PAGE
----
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Trends Genet. 2001 May;17(5):237-9.

Birth and death of duplicated genes in completely sequenced eukaryotes.

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  • University of New Mexico, Dept of Biology, 167A Castetter Hall, Albuquerque, NM 817131-1091, USA. wagnera@unm.edu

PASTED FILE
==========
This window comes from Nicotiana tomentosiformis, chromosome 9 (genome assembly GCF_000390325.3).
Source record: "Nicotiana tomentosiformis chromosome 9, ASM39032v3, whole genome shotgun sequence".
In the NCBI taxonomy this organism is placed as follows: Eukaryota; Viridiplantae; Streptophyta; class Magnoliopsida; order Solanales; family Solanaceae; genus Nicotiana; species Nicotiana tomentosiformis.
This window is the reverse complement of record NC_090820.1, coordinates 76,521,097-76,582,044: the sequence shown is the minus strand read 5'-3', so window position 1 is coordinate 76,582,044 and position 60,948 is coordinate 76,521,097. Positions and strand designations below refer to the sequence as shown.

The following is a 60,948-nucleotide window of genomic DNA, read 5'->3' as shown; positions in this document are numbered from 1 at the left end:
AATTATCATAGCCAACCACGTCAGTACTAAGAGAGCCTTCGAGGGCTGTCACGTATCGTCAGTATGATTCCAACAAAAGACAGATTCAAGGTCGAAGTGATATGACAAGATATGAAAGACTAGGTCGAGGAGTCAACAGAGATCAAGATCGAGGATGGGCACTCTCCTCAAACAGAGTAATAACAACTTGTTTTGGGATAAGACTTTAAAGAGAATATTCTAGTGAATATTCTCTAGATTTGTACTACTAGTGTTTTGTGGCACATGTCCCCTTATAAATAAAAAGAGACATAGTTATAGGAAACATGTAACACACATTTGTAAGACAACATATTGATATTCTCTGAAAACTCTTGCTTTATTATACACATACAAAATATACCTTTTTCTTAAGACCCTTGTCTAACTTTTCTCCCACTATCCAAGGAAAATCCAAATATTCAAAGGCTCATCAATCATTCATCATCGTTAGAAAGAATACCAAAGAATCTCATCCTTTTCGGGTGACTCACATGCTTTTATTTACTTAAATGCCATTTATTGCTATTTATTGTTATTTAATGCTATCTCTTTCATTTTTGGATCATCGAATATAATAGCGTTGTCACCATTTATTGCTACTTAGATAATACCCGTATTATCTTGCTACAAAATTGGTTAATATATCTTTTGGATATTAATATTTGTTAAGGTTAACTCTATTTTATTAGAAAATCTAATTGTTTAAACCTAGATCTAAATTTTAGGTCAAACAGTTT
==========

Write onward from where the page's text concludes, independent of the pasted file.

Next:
Gene and genome duplications are commonly regarded as being of major evolutionary significance. But how often does gene duplication occur? And, once duplicated, what are the fates of duplicated genes? How do they contribute to evolution? In a recent article, Lynch and Conery analyze divergence between duplicate genes from six eukaryotic genomes. They estimate the rate of gene duplication, the rate of gene loss after duplication and the strength of selection experienced by duplicate genes. They conclude that although the rate of gene duplications is high, so is the rate of gene loss, and they argue that gene duplications could be a major factor in speciation.

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